Die jüdische Republik hat sich seit der einseitigen „Unabhängigkeitserklärung“ der albanischen Parallelstrukturen in Kosovo und Metohija im Februar 2008 einer Anerkennung des Gewaltkonstrukts „Republik Kosovo“ verweigert (im Unterschied zur Mehrheit der EU-Mitgliedstaaten sowie einer Reihe islamischer Mächte einschließlich der Türkei, Ägyptens und Pakistans). Michael Freund plädierte nun am 24. Juni in der Online-Ausgabe von JPost für eine Beibehaltung der auf Respektierung der territorialen Integrität der Republik Serbien beruhenden Rechtsposition Jerusalems.
Daniel Leon Schikora
In recent weeks, a number of commentators have urged Israel to recognize the independence of Kosovo, the renegade province which has been seeking to break away from Serbia.
Marshaling arguments ranging from history to human rights, proponents of such a move have sought to make the case that it is in the Jewish state’s national interest to join the nearly 100 other countries that have already done so.
Nothing could be further from the truth.
Since Kosovo’s parliament unilaterally declared it was seceding from Serbia on February 17, 2008, Israel has stood firm in its principled refusal to back the dangerous gambit of the Kosovars, and there is no good reason for this to change.
Indeed, bilateral ties between Belgrade and Jerusalem have grown increasingly close in recent years, building on more than seven centuries of close and intimate relations between Serbs and Jews. This was evident during Serbian President Tomislav Nikolic’s visit to Israel at the end of April, when he held a series of warm meetings with President Shimon Peres and Prime Minister Binyamin Netanyahu.
On the tourism and commercial front, the situation has also improved. Since the abolition of visa restrictions between the two countries in September 2009, the number of Serbian tourists visiting Israel has more than tripled. And Israeli firms have invested over a billion euros in a variety of fields ranging from real estate to technology.
If Israel were to recognize Kosovo, it would set back our relations with Serbia and deal a major blow to this important friendship.
Given the fact that Serbia is likely to join the European Union within a decade, and that it sits at the crossroads between East and West, our national interest dictates that we cultivate ties with Belgrade rather than complicate them by embracing Kosovo.
Moreover, in light of the encouraging progress that has been made of late in talks between Belgrade and Pristina, it would be foolhardy for Israel to interfere with the delicate negotiating process by recognizing Kosovar independence.
Just over two months ago, Belgrade and Pristina reached an agreement – the first of its kind – under which the two sides agreed not to block each others’ efforts to seek EU membership.
And on Thursday of last week, Kosovar leader Hashim Thaci met with Serbian premier Ivica Dacic in Brussels for further talks. This prompted EU foreign policy chief Catherine Ashton to announce that concrete steps had been taken by the two sides “towards a visible and sustainable improvement of relations.”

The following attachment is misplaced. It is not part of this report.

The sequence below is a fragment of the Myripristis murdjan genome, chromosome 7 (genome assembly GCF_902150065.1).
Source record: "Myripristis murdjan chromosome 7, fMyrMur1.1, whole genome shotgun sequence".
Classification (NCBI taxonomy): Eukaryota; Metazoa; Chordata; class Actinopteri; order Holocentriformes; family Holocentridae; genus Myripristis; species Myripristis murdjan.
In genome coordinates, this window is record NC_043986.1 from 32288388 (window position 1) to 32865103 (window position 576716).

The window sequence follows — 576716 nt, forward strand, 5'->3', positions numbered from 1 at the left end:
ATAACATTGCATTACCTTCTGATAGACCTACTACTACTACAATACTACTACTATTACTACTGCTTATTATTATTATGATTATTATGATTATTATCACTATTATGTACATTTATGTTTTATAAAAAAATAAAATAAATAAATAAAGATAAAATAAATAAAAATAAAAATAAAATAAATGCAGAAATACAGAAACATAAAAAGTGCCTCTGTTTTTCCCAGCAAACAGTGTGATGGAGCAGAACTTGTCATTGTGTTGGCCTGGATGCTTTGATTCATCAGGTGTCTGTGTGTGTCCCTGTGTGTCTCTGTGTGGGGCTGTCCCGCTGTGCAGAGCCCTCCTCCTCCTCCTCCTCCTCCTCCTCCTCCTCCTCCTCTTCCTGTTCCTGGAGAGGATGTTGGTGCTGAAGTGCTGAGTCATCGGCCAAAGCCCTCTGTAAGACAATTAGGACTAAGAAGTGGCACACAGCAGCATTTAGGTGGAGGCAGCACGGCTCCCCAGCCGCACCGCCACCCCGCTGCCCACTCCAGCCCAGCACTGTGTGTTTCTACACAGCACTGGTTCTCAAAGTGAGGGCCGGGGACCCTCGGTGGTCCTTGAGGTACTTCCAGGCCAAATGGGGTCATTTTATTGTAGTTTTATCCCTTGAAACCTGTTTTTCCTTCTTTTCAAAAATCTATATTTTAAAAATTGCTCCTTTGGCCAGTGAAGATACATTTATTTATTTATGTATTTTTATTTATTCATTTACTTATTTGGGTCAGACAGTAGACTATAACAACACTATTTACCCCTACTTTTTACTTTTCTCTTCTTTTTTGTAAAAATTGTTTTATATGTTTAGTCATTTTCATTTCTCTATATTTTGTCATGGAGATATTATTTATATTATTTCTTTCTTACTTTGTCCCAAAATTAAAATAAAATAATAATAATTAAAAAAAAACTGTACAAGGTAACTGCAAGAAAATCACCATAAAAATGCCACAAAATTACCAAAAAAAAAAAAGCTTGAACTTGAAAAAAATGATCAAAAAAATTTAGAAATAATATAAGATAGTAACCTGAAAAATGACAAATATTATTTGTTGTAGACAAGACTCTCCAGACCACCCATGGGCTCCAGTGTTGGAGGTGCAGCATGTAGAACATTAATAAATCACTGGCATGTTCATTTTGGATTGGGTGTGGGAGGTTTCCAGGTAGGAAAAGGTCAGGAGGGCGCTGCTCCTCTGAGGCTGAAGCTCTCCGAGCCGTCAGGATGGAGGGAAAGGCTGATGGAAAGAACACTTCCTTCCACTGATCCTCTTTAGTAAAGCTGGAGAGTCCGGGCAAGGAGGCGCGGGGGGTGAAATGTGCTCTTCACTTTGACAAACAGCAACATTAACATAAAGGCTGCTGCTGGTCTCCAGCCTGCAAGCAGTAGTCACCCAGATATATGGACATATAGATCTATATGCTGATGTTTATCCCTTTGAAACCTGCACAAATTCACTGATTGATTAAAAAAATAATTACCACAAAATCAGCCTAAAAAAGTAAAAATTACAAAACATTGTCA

After so many years of conflict, Serbs and Kosovars are conducting direct negotiations. If Israel and other countries were to recognize Kosovo now, it could inflame tensions and damage the fragile prospects for further reconciliation. The status of Kosovo can best be resolved by the parties themselves, without international interference.
And then, of course, there is the question of historical justice, of right and wrong.
Kosovo is to Serbs what Judea and Samaria are to Jews: the cradle of the nation, the place where it all began.
Over 800 years ago, Kosovo was the heartland of Serbia, and it served as its spiritual and administrative epicenter until the fateful Battle of Kosovo Polje in 1389, when the Ottoman Turks vanquished the Serbs and their allies.
Eventually, migrants from Albania displaced the Serbian residents of the area, and they now constitute the majority of Kosovo’s population. But the province’s territory is dotted with ancient Serbian churches, monasteries and monuments. For Serbs to give away Kosovo is akin to carving out a piece of their heritage and their collective soul.
Israeli recognition of Kosovo would only serve to set a dangerous precedent, one that could easily be turned around and used against us.
After all, if Kosovars can unilaterally split apart Serbia to create their own country, why can’t Palestinians in Judea or Israeli Arabs in the Galilee do the same? Hence, it is most definitely not a wise move for the Jewish state to confer legitimacy on Kosovo.
Finally, at a time of rising Islamic extremism around the globe, including in the incendiary Balkans, is it really in the interests of Israel and the West for yet another majority-Muslim state to arise on southern Europe’s flank? Reports in recent years have indicated that radical Wahabis as well as the Iranians have been looking to gain a stronghold in Kosovo, which is over three-quarters Muslim. An independent Kosovo under the sway of Middle Eastern extremists will only increase the risk of further Balkan instability down the road.
Serbia is an important friend of Israel and it has made enormous strides over the past decade, building a vibrant democracy and opening itself to the West.
These steps should not now be repaid by forcing Serbs to accept the unjust breakup of their country.
Thus far, most Asian, African and South American nations have steadfastly refused to recognize an independent Kosovo.
Despite what the critics might say, so too should Israel.